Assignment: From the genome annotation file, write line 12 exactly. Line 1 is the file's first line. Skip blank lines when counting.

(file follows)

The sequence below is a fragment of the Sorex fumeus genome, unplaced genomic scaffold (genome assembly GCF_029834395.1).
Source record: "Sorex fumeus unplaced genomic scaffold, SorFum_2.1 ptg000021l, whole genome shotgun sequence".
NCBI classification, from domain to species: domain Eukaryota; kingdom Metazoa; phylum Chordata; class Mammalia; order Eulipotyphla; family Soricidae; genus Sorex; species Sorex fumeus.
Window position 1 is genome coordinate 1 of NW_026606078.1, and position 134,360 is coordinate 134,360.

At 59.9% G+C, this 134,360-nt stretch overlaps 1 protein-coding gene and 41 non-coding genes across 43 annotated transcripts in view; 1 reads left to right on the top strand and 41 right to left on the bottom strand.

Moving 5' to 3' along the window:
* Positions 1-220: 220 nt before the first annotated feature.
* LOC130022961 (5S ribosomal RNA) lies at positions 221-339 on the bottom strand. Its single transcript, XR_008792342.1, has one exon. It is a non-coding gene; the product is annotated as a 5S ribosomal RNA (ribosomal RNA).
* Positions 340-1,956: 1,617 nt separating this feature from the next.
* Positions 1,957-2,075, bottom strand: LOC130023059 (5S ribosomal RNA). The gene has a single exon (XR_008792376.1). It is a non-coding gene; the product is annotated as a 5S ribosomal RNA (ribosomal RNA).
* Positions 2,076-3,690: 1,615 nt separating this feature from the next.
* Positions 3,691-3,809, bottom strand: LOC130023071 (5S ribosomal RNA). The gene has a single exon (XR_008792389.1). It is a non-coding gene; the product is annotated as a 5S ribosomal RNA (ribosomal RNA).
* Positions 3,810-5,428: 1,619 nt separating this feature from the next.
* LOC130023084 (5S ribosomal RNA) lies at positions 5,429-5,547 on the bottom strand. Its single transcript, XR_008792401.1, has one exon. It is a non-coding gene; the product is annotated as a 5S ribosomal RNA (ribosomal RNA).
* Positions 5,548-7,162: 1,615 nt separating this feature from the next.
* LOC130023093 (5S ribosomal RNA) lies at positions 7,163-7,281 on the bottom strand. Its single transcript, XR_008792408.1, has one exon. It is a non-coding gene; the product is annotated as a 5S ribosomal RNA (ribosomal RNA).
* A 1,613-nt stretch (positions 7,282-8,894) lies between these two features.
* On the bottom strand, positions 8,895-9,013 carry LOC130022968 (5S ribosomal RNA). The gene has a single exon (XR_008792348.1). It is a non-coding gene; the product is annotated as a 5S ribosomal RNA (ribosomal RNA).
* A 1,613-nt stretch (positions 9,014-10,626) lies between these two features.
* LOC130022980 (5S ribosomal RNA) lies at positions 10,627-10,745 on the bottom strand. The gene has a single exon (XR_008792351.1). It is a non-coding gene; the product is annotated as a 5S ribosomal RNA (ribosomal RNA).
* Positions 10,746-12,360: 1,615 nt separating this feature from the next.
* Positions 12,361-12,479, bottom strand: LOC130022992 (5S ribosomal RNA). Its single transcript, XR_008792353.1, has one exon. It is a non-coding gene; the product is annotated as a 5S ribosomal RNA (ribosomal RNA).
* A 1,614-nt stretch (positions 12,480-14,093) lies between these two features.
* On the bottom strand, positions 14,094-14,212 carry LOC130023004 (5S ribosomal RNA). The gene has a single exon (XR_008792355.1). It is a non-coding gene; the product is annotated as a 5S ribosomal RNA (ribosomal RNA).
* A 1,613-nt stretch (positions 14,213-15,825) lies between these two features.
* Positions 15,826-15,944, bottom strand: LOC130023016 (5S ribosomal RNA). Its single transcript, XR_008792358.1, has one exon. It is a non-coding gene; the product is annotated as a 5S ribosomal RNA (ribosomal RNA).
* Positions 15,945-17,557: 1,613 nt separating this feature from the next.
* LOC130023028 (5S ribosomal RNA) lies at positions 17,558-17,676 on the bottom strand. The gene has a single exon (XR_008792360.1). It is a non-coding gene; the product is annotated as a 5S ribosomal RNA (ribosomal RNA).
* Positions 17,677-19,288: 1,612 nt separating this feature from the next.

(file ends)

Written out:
* Positions 3,691-3,809, bottom strand: LOC130023071 (5S ribosomal RNA). The gene has a single exon (XR_008792389.1). It is a non-coding gene; the product is annotated as a 5S ribosomal RNA (ribosomal RNA).